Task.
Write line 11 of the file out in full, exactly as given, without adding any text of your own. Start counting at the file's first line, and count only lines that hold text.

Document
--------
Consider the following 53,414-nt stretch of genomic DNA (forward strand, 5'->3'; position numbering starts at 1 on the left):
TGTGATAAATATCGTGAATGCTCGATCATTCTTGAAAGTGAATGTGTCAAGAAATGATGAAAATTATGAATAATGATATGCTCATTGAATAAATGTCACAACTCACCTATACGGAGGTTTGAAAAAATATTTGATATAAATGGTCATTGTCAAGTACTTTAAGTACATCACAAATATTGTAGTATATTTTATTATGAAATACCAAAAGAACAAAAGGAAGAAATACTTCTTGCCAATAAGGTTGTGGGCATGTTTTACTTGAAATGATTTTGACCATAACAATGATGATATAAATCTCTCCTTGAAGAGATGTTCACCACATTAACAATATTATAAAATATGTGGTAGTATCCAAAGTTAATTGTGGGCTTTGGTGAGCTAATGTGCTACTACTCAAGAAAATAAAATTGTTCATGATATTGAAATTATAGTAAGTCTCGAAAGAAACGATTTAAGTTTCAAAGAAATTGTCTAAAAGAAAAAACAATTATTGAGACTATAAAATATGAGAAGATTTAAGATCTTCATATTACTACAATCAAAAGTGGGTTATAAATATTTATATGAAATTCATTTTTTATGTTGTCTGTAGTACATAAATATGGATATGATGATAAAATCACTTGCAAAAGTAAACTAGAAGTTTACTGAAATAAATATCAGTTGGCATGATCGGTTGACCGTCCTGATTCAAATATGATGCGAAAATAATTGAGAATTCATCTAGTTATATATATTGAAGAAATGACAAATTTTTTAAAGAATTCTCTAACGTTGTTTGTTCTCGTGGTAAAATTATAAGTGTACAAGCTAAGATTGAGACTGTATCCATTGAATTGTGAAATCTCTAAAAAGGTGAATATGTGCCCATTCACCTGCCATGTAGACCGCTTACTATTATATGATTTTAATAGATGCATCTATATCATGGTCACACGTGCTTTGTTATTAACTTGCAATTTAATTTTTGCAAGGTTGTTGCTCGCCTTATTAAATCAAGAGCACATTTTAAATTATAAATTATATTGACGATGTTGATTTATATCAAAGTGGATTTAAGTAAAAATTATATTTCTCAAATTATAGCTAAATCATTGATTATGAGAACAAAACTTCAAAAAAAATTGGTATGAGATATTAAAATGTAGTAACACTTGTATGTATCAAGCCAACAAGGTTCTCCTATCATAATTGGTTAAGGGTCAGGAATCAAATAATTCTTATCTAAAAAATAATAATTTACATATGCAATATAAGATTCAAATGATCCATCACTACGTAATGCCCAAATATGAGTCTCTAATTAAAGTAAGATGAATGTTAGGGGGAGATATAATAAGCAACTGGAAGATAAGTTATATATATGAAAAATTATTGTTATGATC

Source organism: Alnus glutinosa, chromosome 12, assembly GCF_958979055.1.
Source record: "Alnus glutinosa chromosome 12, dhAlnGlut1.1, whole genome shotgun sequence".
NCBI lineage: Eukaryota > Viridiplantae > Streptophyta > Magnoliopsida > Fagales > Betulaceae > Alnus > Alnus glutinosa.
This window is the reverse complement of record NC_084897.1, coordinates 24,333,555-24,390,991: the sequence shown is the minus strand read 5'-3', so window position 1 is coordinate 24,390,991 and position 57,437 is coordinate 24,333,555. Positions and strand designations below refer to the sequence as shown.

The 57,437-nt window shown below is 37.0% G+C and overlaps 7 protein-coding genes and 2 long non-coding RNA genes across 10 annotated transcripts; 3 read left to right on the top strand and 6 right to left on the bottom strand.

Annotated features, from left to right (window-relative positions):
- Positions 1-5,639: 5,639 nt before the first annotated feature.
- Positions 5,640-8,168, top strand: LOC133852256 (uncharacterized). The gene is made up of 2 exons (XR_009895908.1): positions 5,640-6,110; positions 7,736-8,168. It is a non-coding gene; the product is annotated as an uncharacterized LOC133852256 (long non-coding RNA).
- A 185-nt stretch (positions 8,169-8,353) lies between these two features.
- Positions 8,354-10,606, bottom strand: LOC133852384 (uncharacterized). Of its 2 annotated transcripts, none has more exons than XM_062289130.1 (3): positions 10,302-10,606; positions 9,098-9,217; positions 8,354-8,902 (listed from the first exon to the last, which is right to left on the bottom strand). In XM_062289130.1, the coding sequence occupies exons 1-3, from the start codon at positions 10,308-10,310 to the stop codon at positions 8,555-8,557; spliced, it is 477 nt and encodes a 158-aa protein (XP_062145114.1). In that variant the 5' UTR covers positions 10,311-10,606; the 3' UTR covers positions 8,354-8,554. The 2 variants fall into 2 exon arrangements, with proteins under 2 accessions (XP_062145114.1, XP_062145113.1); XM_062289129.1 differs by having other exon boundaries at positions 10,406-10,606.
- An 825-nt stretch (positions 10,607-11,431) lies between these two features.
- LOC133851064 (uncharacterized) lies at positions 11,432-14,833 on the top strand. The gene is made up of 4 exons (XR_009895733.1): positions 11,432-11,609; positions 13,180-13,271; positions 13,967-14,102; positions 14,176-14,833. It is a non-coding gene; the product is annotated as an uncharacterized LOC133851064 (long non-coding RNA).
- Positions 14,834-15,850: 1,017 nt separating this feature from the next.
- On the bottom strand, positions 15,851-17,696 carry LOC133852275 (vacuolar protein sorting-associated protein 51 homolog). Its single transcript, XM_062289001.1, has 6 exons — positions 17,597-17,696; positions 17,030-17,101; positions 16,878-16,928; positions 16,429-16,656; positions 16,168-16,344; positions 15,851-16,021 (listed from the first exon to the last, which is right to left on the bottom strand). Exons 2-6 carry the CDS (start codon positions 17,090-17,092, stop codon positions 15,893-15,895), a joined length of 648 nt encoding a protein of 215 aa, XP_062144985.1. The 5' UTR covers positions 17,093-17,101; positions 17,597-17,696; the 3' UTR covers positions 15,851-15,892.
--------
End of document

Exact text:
- A 185-nt stretch (positions 8,169-8,353) lies between these two features.